Shabbat MorningFamily Service at 9:30 AM, followed by lunch (If you would like to sponsor this or any other Shabbat lunch, please contact Roberta Aronovitch at  As is our custom, approximately once each month a service is led almost exclusively by congregants.  We call it a "Family Service," although a more appropriate title might be "Lay Led Service," or something like that.  But "Family" just sounds right.  Of course, all members of the family are always welcome in our services.
Children's Services: 10:30 (in the Chapel and Kindergarten room).

Torah Portion: Yitro, featuring the Ten Commandments.  The Learn Torah With commentaries can be found at  There are three of them this week, all interesting.  Click on the name on the author to select them.  Ismar Schorsch's commentary and the text of the portion and Haftarah are available from the JTS Web site, at        

Shabbat Ends: 6:14 PM Saturday

There is no Religious School this coming week.  Happy Vacation!

Daily Minyan: 
Sunday at 9, weekdays at 7:30, Monday (President's Day) at 9:00 (note later time).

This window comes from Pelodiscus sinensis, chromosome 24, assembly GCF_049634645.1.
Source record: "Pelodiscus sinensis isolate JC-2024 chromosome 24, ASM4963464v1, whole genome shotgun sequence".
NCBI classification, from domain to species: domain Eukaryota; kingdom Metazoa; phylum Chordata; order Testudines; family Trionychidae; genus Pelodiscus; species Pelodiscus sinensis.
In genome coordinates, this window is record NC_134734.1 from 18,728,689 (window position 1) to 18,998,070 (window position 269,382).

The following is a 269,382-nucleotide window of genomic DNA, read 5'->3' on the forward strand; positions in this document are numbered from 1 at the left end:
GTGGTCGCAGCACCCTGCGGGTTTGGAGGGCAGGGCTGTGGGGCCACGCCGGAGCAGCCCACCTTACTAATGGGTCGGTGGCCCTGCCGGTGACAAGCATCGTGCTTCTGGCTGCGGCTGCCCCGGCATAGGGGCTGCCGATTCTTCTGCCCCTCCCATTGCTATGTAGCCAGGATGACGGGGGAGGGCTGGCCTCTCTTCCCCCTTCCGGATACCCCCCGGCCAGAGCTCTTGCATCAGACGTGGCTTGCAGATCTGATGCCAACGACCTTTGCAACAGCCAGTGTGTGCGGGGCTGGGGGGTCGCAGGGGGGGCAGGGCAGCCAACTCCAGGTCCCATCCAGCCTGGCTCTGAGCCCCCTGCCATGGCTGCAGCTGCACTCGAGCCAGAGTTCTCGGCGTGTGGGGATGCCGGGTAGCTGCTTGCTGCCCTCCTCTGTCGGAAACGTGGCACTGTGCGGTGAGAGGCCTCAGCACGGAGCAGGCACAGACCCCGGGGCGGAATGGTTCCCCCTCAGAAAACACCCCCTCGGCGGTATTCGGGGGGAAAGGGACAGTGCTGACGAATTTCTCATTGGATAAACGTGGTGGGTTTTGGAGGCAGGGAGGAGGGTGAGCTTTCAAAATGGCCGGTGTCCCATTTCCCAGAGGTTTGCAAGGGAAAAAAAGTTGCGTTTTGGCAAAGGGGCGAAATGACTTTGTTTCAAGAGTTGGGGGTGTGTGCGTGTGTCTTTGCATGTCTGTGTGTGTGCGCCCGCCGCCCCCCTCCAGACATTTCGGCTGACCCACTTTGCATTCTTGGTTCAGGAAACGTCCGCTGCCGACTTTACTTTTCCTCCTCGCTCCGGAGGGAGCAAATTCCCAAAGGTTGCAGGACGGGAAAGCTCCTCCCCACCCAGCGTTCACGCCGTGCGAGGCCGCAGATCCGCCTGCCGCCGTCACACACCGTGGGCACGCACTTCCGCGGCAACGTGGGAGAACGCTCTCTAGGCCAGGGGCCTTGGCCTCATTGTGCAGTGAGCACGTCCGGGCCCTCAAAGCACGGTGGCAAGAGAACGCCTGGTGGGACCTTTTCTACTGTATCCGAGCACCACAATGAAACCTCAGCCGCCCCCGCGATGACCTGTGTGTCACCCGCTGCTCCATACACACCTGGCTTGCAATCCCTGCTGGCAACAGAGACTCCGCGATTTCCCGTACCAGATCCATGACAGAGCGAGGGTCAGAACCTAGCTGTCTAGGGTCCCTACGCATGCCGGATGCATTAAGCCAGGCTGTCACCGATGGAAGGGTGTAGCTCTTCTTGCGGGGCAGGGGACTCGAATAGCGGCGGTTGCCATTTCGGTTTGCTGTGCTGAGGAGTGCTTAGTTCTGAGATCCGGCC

We've had a request for a "guaranteed minyan" for this Friday, Feb. 19, as someone is saying Kaddish.  Please let me know if you can be here!!!!


The following are the names of the seven IDF soldiers and one female civilian who were killed in Wednesday's terrorist attack at Azur junction:

Staff-Sgt. Ophir Megidish, 20, from Kiryat Malachi;
Sgt. David Azoulai, 21, from Kiryat Malachi;
Sgt. Julie Weiner, 21, from Jerusalem;
Sgt. Rachel Levy, 19, from Ashkelon;
Sgt. Kochava Polanski, 19, from Ashkelon;
Cpl. Alexander Manevitz, 18, from Ashkelon;
Cpl. Yasmin Karisi, 18 from Ashkelon; and
Simcha Shetrit, 30, from Rishon Lezion.

Our hearts reach out to their families and to the whole house of Israel at this time of crisis and sadness.



We'll be having our annual Shabbat of Sharing with Temple Sinai on Feb. 23-24. Our guest speaker will be Arthur Magida, a noted columnist on religion for PBS and Beliefnet, and author of "Prophet of Rage: A Life of Louis Farrakhan and His Nation," "How to Be a Perfect Stranger: A Guide to Etiquette in Other People's Religious Ceremonies" and several other books. The topics: